How To Move Overseas & Away From Your Close-Knit Family For A New Job
Dear Mi Comadre,
I come from a very large and close-knit Mexican family and we all live within 10 miles of each other. I recently got a job opportunity in London which I accepted, but I'm afraid to move so far away from my family. I'm 23 years old and very close to my parents. When I told them they were not too happy with how far away I would be. I know I'm too old to care about their opinion and to be scared to move away from them, but I am. How can I make this transition easier for us? - Maria C., Berwyn, IL.
Hi Miss Maria!
Congratulations on getting such an amazing opportunity!!!!
This is a significant life-changing experience that is going to bring so many different emotions for both you and your parents. Sometimes our emotions get the best of us and we don't express what we are really feeling in the right way. So the unhappiness you saw when you told them, was probably because the only thing that stuck in their mind was the word "London." You probably went through something similar when you got the offer. I always say that that is the one thing I hated about growing up in a close-knit family. My sister and I are the only ones left in Chicago. My brothers, sister, and parents have all moved out of state. It still hurts my heart knowing we aren't all together within a 30-mile radius anymore.
Parents are always going to worry, but I'm sure they are so proud of you. There is nothing wrong with caring about what your parents think, it's OK regardless of how old you are. You care because you respect and love them. Be sure to tell them all about your new job. It will take time for your parents to fully embrace this change, but trust me, they will eventually be talking to their comadres and compadres of how orgullosos they are of their little girl! You also want to make sure that you have an App to video chat or an iPhone to Facetime with your parents. Keep in touch with them as much as possible, especially when you initially move. They will be worrying about you the most in the beginning, so make sure you are super extra on the keeping in touch. Trust me, if you are super tight with your familia everything will be fine.
Now, about your feelings. It's OK to be scared, it's OK to miss your family, and it's OK to get emotional. This is a big move. Don't beat yourself up for being emotional during this process. What I do want to tell you is to be sure to remind yourself of how amazing you are for being so kick ass on landing this job! I want to remind you of how proud you should be of all of the hard work you've accomplished for getting to this chapter in your life. Finally, I want to remind you that you are a strong Latina that rocks!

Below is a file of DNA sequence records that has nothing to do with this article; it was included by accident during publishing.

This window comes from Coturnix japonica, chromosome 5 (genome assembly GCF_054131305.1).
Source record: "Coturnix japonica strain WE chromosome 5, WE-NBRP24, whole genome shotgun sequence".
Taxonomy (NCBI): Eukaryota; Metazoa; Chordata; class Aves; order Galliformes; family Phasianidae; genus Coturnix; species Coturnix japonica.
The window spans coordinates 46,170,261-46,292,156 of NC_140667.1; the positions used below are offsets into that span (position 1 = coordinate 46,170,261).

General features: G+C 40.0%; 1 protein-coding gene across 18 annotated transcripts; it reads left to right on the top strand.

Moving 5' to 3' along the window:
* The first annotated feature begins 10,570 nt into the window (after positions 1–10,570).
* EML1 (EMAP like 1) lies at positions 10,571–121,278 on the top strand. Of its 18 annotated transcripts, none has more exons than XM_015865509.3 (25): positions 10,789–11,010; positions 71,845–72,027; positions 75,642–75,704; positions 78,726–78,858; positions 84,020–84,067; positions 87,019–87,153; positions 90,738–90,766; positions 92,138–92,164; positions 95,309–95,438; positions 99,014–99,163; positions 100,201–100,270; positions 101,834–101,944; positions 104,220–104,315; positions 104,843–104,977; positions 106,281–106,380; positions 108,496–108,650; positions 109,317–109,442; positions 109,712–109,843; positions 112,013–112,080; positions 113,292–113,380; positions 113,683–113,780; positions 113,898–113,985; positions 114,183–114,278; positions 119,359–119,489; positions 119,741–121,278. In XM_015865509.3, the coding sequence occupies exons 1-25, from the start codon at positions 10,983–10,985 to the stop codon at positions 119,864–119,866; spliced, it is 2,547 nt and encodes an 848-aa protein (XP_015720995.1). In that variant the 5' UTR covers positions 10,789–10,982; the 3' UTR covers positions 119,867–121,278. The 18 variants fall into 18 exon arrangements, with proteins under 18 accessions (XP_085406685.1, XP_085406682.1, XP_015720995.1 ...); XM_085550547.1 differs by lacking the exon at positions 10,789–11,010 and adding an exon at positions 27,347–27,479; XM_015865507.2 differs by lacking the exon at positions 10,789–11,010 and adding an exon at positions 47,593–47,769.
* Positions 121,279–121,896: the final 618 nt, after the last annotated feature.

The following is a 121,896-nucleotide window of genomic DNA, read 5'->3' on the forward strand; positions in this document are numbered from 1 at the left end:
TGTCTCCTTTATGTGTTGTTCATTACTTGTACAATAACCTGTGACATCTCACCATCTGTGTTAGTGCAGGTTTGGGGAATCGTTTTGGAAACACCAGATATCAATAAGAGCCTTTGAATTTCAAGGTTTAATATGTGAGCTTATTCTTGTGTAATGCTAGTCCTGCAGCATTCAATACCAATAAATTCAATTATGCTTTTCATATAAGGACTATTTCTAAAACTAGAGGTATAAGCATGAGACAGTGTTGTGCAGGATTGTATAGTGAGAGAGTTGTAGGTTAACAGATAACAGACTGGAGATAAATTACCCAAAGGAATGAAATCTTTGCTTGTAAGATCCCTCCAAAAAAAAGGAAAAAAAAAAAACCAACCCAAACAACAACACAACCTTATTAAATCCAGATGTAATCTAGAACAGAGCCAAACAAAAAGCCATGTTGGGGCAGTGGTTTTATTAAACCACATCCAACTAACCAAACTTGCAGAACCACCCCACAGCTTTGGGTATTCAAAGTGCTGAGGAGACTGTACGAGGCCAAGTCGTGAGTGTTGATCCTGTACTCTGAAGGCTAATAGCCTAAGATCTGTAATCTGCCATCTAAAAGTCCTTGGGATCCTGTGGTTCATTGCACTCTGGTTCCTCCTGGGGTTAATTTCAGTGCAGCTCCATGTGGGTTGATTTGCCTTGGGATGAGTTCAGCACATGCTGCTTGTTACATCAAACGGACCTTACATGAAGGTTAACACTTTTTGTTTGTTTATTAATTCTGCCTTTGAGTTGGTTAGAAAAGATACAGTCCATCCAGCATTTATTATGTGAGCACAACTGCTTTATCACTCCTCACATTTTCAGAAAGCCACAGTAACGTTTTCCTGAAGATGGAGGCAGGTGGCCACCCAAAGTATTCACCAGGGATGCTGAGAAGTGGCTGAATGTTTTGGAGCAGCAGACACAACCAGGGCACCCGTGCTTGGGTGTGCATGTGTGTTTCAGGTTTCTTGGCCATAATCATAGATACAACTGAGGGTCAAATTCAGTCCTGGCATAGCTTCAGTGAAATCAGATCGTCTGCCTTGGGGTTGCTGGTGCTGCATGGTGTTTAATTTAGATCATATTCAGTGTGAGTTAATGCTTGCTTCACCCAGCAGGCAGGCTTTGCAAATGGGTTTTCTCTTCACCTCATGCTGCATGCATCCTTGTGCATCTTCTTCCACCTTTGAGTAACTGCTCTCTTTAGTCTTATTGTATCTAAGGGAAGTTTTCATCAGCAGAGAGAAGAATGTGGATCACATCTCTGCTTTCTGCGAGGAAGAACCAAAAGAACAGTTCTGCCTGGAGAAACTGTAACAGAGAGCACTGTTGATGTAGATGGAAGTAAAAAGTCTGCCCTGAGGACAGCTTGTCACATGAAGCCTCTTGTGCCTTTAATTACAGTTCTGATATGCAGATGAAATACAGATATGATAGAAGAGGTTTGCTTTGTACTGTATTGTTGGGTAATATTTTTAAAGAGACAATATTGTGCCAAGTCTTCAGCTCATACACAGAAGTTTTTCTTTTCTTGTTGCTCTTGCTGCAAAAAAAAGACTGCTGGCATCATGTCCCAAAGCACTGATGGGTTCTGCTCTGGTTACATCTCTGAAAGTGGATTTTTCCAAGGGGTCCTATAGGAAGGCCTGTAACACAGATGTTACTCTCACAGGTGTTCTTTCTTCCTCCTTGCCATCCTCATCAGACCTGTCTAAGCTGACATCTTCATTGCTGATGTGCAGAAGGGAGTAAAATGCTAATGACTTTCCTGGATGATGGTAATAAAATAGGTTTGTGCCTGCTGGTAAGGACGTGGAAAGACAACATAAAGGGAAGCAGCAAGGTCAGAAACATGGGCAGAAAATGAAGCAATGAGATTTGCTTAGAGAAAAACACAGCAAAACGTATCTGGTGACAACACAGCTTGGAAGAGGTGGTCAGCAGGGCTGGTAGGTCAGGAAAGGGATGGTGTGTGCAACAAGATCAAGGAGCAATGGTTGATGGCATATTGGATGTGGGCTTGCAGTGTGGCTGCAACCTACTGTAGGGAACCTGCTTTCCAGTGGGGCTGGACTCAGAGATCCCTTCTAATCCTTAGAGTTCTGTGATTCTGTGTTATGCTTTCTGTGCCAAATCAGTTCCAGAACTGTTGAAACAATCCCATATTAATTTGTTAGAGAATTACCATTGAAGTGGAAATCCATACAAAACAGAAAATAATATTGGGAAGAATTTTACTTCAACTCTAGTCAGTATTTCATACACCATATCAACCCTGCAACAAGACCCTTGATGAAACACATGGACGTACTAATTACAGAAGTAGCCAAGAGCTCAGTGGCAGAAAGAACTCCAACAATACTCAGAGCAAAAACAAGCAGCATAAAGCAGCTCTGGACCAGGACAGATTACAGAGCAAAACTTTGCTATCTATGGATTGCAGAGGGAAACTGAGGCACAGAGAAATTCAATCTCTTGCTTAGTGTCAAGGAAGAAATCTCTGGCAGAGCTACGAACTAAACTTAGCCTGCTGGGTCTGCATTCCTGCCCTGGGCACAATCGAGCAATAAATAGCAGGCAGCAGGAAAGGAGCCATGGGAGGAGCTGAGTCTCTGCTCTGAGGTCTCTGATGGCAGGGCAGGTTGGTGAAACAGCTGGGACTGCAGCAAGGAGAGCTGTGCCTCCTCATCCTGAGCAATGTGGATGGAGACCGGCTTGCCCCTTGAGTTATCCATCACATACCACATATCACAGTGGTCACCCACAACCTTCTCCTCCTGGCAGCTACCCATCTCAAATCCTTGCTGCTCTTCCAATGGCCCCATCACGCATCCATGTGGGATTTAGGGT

I wish you so much success in your new career! Enjoy London!
Dear Mi Comadre,
I'm reaching out for some friendship advice. I am so fortunate because I have a lot of friends that I have stayed close with from various walks of my life - high school, church, college, work, etc. My schedule starts to fill up so fast from events involved within each group - I literally have every single Friday and Saturday booked with some sort of event up until the last weekend in April. I get so stressed and have a hard time saying no to my friends. I honestly can't say no to them. What advice do you have when declining an invitation? What's the best way for me to politely tell them I can't, simply because I just need time for myself? Any advice is appreciated. - A-stressed-out-friend.
You must be an amazing friend to have. I'm sure your friends really appreciate you and cherish your friendship. With that being said, they will understand if you can't say yes to every invite that comes your way. It's ok to say no, and it's ok to do it without feeling like you are obligated to give an explanation of why you can't. However, because you are asking me what the best way is to say no politely, here are a few options:
Say, "Thank you for the invite, but I have a prior commitment already. I'll get in touch with you soon to see when we can get together."
Say, "I appreciate you for thinking of me, but I'm not available. Maybe next time."
Or say, "I really wish I could go, but I have some personal things I really need to take care of."
I also think you need to block some "Me Time" on your calendar every month and commit to it. Everyone needs time to breathe and de-stress. Also, if your friends get really upset or mad because you can't make it to their event, then that "friend" needs to be reprioritized. Your true friends won't make you feel bad for saying "no" or "I can't."
Now go block some time on your calendar for YOU, and I hope you can learn to say no without feeling guilty.